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Nurses to receive pay rise next year, says Sunak

Money in pile.


Nurses will receive a pay rise next April, Chancellor Rishi Sunak has said as he announced an end to a one-year public sector pay freeze.

Nurses will receive the wage boost alongside other public sector staff, Mr Sunak is expected to confirm in his budget tomorrow. Nurses and other NHS workers were spared from the freeze imposed last November because of their work fighting the Covid-19 pandemic.

Mr Sunak said in a statement: ‘The economic impact and uncertainty of the virus meant we had to take the difficult decision to pause public sector pay. Along with our plan for jobs, this action helped us protect livelihoods at the height of the pandemic.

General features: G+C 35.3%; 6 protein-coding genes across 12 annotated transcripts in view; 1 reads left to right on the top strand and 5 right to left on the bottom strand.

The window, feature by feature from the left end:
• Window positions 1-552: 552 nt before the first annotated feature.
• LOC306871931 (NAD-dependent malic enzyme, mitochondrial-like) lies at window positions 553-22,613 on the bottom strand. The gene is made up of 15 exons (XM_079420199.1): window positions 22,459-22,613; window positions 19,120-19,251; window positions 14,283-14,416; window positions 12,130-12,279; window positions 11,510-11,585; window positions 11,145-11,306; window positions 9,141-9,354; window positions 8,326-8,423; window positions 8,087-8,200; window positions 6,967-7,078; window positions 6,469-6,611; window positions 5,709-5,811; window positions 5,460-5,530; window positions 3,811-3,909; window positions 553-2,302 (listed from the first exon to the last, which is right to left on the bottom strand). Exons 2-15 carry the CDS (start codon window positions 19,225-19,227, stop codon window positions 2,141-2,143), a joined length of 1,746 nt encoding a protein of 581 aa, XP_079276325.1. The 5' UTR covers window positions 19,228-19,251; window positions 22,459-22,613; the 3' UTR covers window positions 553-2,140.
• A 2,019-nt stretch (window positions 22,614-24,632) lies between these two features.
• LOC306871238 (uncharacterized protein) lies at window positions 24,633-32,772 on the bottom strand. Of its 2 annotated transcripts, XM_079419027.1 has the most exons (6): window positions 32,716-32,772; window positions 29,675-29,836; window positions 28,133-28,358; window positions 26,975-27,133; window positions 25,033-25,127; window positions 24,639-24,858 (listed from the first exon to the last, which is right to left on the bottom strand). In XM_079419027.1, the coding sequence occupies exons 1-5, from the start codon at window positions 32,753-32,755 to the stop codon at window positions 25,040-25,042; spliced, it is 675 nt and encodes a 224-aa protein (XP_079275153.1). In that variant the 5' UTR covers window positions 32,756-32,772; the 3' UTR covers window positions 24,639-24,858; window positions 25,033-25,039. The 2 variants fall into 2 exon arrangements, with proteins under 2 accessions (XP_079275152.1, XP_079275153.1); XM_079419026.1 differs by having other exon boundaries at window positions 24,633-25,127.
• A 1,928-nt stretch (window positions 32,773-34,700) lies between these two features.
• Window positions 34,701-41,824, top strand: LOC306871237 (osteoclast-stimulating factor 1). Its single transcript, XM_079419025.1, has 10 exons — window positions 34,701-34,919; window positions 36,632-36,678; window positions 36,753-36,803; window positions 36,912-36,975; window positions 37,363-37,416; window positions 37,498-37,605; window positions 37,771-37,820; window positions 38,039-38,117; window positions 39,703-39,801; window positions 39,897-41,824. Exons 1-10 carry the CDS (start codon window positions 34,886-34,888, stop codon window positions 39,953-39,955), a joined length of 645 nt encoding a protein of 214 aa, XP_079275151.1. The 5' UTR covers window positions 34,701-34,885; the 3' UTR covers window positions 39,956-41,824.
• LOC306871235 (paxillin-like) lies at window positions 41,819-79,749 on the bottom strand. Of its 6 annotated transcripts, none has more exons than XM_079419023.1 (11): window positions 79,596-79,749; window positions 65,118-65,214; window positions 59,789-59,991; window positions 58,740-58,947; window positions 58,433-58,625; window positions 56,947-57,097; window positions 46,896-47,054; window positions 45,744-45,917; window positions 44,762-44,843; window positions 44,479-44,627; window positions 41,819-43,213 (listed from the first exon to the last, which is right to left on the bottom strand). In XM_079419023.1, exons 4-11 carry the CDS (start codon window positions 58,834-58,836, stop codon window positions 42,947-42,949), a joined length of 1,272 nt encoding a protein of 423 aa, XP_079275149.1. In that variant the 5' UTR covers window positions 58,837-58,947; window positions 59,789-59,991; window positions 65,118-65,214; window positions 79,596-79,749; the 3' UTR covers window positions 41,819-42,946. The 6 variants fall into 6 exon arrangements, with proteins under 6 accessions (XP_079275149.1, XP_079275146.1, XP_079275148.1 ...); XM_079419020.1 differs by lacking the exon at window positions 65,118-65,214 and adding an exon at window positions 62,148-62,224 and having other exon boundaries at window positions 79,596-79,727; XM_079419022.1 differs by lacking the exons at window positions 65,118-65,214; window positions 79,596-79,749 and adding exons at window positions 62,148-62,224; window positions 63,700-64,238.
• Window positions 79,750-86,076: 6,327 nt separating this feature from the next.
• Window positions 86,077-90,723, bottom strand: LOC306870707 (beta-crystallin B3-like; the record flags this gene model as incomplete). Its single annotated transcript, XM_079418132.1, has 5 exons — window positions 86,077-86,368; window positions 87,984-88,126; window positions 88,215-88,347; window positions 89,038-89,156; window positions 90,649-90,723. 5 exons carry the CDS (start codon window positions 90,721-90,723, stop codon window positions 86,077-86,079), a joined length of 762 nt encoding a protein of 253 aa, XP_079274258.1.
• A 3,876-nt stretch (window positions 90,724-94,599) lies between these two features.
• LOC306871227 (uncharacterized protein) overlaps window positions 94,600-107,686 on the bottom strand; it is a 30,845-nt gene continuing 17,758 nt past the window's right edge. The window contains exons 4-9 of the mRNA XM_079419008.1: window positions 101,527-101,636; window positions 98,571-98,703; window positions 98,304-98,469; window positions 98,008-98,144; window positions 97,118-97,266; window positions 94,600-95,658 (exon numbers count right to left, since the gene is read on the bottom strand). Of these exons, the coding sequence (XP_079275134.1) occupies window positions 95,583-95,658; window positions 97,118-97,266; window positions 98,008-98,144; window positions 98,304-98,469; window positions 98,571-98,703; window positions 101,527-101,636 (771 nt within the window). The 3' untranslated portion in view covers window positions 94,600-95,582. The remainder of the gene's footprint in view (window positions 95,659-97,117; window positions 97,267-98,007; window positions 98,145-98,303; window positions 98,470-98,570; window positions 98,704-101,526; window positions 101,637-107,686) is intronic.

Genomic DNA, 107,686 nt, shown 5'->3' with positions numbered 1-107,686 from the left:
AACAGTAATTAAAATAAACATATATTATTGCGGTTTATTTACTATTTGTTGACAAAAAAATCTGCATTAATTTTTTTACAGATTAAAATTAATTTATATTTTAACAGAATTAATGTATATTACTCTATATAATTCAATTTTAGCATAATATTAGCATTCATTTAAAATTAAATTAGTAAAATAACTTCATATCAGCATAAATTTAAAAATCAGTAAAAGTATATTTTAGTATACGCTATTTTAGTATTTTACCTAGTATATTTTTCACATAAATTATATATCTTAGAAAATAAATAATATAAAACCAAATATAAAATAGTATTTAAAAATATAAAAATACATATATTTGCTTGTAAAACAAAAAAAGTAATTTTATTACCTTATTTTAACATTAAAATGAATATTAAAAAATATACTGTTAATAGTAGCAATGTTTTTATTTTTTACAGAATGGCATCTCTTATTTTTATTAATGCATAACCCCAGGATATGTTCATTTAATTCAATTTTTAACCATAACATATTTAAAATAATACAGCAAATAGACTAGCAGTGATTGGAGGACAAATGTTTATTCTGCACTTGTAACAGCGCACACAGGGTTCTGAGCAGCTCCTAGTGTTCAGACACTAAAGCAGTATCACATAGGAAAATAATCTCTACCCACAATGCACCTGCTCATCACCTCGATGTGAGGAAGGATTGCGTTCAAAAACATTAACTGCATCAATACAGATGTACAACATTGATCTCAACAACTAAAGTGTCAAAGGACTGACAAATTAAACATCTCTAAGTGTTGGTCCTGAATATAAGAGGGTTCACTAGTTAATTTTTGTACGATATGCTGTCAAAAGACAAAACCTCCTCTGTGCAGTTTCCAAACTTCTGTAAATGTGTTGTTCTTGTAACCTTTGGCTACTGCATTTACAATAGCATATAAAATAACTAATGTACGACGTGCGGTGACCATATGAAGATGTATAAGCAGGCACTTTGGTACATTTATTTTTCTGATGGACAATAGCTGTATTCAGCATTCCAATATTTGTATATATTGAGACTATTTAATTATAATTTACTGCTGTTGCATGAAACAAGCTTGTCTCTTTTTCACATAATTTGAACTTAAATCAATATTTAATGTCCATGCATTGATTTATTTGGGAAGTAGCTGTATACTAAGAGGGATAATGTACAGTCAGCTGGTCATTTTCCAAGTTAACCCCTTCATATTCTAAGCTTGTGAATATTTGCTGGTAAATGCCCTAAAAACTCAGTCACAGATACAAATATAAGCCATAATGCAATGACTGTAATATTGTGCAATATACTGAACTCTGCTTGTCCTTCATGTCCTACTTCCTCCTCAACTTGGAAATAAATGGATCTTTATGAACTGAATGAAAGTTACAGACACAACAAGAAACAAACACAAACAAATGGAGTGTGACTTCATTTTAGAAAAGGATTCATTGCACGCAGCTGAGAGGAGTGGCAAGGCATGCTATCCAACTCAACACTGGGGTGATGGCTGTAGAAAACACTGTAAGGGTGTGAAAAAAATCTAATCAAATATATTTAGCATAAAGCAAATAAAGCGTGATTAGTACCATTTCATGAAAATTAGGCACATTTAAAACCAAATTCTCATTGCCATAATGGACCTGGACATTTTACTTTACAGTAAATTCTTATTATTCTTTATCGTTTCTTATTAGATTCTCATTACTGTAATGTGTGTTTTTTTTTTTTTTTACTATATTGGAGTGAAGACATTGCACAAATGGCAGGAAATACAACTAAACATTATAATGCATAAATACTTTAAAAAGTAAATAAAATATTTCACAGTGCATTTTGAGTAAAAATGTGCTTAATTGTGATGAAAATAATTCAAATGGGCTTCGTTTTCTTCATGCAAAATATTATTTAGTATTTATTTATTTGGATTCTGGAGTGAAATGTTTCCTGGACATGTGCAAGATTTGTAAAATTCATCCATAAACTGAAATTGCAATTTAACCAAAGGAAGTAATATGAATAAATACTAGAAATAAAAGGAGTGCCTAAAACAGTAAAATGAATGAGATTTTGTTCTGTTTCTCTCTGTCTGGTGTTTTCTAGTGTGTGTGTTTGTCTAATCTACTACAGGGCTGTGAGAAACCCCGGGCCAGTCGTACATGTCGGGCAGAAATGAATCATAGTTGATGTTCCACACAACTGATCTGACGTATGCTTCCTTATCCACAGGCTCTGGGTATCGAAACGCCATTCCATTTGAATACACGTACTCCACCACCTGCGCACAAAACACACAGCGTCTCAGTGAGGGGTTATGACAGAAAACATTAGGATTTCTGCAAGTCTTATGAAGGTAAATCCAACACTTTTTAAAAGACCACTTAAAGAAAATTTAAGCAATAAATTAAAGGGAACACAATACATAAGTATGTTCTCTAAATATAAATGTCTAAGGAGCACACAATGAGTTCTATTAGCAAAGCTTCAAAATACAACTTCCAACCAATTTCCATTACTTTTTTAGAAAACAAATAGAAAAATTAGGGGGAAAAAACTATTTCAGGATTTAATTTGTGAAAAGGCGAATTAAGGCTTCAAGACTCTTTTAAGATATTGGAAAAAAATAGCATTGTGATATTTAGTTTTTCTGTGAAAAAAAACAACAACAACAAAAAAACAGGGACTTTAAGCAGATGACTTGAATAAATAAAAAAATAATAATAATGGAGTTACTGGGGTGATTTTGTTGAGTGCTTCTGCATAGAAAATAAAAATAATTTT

‘And now, with the economy firmly back on track, it’s right that nurses, teachers and all the other public sector workers who played their part during the pandemic see their wages rise.’

The size of the pay rise for nurses will depend on recommendations from the NHS Pay Review Body. This group suggested the controversial 3% pay increase for NHS staff on Agenda for Change contracts for 2021/22, which unions have been campaigning against.

RCN chief executive Pat Cullen argued the further pay rise planned for nurses shows a ‘tacit acknowledgement from ministers they have underpaid nursing staff’.

She said: ‘The Treasury has a chance to show it is not only listening but matching rhetoric with money. With this announcement, Mr Sunak will raise the hopes of many. They and the public will be unforgiving if there’s disappointment in the small print.’

The RCN is continuing to fight the current 3% pay deal and is preparing to ask members in England next month if they would be willing to take industrial action against the ‘unacceptable’ award. It is instead campaigning for a 12.5% rise

It has also launched an equivalent indicative ballot in Scotland on 12 October over the 4% pay rise in the country. And RCN Wales has lodged a formal trade dispute with the Welsh Government over its 3% pay award for nursing staff.